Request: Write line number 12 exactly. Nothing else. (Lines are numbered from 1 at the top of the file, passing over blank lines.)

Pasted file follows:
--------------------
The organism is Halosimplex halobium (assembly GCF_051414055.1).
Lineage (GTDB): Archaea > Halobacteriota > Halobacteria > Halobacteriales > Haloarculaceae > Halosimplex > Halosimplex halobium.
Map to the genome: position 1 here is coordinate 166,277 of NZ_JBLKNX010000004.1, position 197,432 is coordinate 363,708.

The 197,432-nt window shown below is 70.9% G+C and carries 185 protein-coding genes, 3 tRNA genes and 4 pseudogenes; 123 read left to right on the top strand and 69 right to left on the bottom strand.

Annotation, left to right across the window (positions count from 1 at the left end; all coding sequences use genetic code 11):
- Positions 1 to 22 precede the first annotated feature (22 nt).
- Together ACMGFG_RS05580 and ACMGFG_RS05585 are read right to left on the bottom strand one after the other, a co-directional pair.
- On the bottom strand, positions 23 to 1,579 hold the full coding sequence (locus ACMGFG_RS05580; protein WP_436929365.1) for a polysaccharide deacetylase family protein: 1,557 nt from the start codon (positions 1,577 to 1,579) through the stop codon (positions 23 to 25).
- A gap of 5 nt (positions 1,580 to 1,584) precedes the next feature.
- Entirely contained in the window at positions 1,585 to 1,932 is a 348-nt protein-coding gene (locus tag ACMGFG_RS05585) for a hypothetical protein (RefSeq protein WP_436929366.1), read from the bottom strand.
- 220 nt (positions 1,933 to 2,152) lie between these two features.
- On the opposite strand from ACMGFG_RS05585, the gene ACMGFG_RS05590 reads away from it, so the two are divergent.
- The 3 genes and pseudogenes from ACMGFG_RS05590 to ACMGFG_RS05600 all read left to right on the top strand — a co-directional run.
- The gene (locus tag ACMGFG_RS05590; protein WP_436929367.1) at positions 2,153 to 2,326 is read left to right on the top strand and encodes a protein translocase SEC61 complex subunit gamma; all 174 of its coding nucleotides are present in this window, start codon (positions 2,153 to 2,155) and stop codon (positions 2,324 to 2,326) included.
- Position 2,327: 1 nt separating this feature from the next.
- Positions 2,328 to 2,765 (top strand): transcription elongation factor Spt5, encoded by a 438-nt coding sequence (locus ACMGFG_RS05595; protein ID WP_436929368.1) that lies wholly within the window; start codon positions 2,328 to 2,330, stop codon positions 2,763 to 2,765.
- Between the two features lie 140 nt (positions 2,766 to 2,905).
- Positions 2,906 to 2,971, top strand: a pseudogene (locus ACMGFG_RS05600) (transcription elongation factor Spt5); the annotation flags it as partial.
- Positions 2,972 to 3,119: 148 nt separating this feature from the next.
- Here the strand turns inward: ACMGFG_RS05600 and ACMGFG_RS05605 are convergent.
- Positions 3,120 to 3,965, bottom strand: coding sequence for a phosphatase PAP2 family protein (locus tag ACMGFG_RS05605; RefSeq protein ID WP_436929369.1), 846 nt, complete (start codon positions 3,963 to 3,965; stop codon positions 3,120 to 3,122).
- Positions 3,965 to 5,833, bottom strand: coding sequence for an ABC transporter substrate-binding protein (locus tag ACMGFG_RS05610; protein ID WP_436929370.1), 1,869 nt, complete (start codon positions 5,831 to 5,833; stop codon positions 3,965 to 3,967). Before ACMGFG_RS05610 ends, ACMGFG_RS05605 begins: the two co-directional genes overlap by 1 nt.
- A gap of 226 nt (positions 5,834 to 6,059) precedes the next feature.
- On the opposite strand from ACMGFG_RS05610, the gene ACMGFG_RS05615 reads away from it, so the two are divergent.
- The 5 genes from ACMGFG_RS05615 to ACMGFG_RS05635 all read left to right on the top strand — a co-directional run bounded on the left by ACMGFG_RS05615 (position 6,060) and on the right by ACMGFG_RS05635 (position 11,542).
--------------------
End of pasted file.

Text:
- On the opposite strand from ACMGFG_RS05585, the gene ACMGFG_RS05590 reads away from it, so the two are divergent.